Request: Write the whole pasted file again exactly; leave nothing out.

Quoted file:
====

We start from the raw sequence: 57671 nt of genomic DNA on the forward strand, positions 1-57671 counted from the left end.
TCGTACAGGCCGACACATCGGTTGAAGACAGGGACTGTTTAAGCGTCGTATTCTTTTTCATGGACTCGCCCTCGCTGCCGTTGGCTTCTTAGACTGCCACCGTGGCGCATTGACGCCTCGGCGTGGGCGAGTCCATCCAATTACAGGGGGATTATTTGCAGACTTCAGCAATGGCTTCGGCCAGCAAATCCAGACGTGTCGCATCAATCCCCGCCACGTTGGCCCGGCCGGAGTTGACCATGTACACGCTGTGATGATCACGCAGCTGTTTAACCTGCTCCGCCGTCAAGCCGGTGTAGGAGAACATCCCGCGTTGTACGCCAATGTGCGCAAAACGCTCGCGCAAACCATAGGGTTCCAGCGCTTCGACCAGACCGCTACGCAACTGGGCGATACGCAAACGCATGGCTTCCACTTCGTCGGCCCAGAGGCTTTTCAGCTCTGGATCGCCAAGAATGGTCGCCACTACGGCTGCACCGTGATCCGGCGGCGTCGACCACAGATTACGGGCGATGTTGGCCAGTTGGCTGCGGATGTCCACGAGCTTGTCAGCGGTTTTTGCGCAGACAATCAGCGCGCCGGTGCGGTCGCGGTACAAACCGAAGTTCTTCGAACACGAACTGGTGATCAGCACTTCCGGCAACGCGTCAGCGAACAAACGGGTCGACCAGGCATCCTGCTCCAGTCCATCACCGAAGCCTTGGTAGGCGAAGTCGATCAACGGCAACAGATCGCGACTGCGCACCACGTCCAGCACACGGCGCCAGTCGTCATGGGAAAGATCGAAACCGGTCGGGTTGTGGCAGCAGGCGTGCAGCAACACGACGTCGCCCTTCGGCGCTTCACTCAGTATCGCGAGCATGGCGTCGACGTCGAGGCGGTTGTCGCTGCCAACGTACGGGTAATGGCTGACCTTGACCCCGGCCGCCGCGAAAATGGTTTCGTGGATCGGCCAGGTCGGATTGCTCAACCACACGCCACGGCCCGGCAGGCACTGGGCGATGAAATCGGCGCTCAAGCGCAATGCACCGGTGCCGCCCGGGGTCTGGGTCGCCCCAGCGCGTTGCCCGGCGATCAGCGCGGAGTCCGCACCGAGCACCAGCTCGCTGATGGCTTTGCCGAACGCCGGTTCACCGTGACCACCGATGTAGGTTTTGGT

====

We start from the raw sequence: 57671 nt of genomic DNA on the forward strand, positions 1-57671 counted from the left end.
TCGTACAGGCCGACACATCGGTTGAAGACAGGGACTGTTTAAGCGTCGTATTCTTTTTCATGGACTCGCCCTCGCTGCCGTTGGCTTCTTAGACTGCCACCGTGGCGCATTGACGCCTCGGCGTGGGCGAGTCCATCCAATTACAGGGGGATTATTTGCAGACTTCAGCAATGGCTTCGGCCAGCAAATCCAGACGTGTCGCATCAATCCCCGCCACGTTGGCCCGGCCGGAGTTGACCATGTACACGCTGTGATGATCACGCAGCTGTTTAACCTGCTCCGCCGTCAAGCCGGTGTAGGAGAACATCCCGCGTTGTACGCCAATGTGCGCAAAACGCTCGCGCAAACCATAGGGTTCCAGCGCTTCGACCAGACCGCTACGCAACTGGGCGATACGCAAACGCATGGCTTCCACTTCGTCGGCCCAGAGGCTTTTCAGCTCTGGATCGCCAAGAATGGTCGCCACTACGGCTGCACCGTGATCCGGCGGCGTCGACCACAGATTACGGGCGATGTTGGCCAGTTGGCTGCGGATGTCCACGAGCTTGTCAGCGGTTTTTGCGCAGACAATCAGCGCGCCGGTGCGGTCGCGGTACAAACCGAAGTTCTTCGAACACGAACTGGTGATCAGCACTTCCGGCAACGCGTCAGCGAACAAACGGGTCGACCAGGCATCCTGCTCCAGTCCATCACCGAAGCCTTGGTAGGCGAAGTCGATCAACGGCAACAGATCGCGACTGCGCACCACGTCCAGCACACGGCGCCAGTCGTCATGGGAAAGATCGAAACCGGTCGGGTTGTGGCAGCAGGCGTGCAGCAACACGACGTCGCCCTTCGGCGCTTCACTCAGTATCGCGAGCATGGCGTCGACGTCGAGGCGGTTGTCGCTGCCAACGTACGGGTAATGGCTGACCTTGACCCCGGCCGCCGCGAAAATGGTTTCGTGGATCGGCCAGGTCGGATTGCTCAACCACACGCCACGGCCCGGCAGGCACTGGGCGATGAAATCGGCGCTCAAGCGCAATGCACCGGTGCCGCCCGGGGTCTGGGTCGCCCCAGCGCGTTGCCCGGCGATCAGCGCGGAGTCCGCACCGAGCACCAGCTCGCTGATGGCTTTGCCGAACGCCGGTTCACCGTGACCACCGATGTAGGTTTTGGT